Time stands still, the 19th century Viollet-le-Duc spire fills to bursting with red hot flames, dense turbulent multi-color smoke billows and roars. It seems like nothing can get on top of the fire. No ladder can reach that high. President Trump slaps us with a scorching tweet: Bring on the water bombardiers! Commentators, originally brought in to haggle over President Macron’s speech, mumble and stutter. Hmmm, maybe the Canadairs are too far south? I can hear my American friends snickering. “Those stupid French don’t even know how to extinguish cathedral fires.” It takes a while before we learn that a cathedral is not a forest, even when the roof beams are made of hoary oak. You can’t bombard Notre Dame with tons of water. The walls would come tumbling down.
The spire bends and collapses like a spent candle.
Later, we join the stream of people coming from all directions, on foot, on scooters, bikes, and motorcycles, converging in hushed tones at vista points on Ile St. Louis. An urban pilgrimage that reminds us, on a very small scale, of the millions that walked through the city after the Charlie Hebdo / Hyper Cacher / Montrouge jihad attack. Leaving the fire behind, we walk along the quai, embraced by a mild spring evening and the enduring beauty of bridges spanning the Seine, lights glittering on the softly flowing river.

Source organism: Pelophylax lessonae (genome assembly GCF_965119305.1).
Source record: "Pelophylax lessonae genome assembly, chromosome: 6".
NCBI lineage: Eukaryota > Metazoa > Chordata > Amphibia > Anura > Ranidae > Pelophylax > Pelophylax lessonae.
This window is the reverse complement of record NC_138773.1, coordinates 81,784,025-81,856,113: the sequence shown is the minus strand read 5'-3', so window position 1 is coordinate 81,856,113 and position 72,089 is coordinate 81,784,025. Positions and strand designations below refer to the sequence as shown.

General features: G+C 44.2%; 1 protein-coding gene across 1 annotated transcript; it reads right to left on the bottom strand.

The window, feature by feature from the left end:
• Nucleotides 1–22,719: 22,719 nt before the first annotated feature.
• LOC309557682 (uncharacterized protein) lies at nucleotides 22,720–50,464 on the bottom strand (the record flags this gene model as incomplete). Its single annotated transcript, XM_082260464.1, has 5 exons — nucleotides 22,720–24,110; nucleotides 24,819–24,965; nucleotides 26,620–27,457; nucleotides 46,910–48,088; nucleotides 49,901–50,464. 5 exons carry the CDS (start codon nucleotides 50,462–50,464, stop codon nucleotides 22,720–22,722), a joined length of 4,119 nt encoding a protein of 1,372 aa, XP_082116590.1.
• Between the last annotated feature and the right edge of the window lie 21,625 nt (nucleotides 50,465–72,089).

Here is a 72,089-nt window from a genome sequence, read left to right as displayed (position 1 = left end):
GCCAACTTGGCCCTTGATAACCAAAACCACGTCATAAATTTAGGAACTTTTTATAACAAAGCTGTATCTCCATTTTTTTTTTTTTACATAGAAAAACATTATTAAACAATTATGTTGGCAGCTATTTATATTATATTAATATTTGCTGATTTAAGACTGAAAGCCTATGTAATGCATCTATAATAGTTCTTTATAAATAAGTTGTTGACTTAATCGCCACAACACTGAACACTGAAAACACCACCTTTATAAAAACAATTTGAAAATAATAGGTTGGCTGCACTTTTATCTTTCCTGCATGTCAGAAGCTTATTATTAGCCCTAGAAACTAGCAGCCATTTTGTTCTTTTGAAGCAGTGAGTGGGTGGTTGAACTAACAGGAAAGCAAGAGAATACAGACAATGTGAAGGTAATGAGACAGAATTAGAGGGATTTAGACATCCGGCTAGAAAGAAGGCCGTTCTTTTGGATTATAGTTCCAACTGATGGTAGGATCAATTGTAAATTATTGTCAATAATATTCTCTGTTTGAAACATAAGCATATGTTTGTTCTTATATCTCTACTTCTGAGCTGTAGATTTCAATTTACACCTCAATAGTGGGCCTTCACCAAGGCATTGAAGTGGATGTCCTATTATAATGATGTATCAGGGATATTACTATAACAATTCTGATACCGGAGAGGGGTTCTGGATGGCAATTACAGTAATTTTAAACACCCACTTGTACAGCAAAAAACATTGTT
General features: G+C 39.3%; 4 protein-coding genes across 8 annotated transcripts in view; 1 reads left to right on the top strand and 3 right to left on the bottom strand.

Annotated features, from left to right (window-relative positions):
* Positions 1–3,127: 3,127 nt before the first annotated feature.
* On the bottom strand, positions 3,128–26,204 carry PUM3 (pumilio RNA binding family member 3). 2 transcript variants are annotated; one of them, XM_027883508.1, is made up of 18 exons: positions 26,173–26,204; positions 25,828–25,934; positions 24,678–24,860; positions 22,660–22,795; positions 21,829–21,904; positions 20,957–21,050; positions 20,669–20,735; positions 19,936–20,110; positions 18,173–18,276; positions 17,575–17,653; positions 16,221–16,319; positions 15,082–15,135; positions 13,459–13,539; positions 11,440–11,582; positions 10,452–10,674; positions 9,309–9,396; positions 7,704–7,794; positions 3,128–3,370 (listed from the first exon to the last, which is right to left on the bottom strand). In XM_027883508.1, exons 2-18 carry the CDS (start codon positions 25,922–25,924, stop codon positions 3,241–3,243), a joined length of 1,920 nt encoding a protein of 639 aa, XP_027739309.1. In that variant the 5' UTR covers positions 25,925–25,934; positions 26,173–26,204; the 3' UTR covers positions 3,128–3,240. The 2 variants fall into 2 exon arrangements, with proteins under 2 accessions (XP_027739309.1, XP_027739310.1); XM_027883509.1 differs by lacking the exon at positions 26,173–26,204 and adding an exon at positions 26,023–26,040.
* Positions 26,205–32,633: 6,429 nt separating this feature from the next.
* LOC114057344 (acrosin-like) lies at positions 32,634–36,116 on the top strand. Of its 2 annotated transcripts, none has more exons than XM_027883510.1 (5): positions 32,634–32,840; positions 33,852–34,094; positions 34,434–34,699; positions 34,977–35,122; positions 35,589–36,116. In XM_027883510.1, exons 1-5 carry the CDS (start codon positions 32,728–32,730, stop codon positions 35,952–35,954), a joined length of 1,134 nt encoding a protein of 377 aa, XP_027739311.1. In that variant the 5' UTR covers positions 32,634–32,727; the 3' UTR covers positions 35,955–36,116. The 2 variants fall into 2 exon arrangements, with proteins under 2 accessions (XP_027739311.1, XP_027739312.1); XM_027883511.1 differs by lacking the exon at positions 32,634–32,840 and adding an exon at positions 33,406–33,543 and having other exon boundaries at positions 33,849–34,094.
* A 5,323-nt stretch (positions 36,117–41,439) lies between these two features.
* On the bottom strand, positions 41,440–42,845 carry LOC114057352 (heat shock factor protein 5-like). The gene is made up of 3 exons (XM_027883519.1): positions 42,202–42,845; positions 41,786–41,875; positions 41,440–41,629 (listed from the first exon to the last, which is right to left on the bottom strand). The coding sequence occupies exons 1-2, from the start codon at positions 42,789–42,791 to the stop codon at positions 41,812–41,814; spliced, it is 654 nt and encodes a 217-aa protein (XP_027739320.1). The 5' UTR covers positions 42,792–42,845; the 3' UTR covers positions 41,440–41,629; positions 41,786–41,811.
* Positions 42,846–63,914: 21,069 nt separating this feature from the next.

Synagogues brûlées République en danger
“Torched Synagogues Troubled République.” We marched behind that banner in April 2002. The synagogue in Trappes had burned to the ground in October 2000. They said it was caused by a short circuit. And today we discover that French churches by the hundreds are desecrated, vandalized, sullied and cursed with Allahu akhbars. Arson is suspected in a March 17th fire at l’Eglise St. Sulpice. A week earlier a suspect was arrested for vandalizing the Basilique St. Denis. Inès Madani, ringleader of a cluster of niqab-clad jihadists was just sentenced to eight years in prison for enlisting and inciting terrorists. She will be tried six months from now for the botched car bomb attack on a side street near Notre Dame in 2016.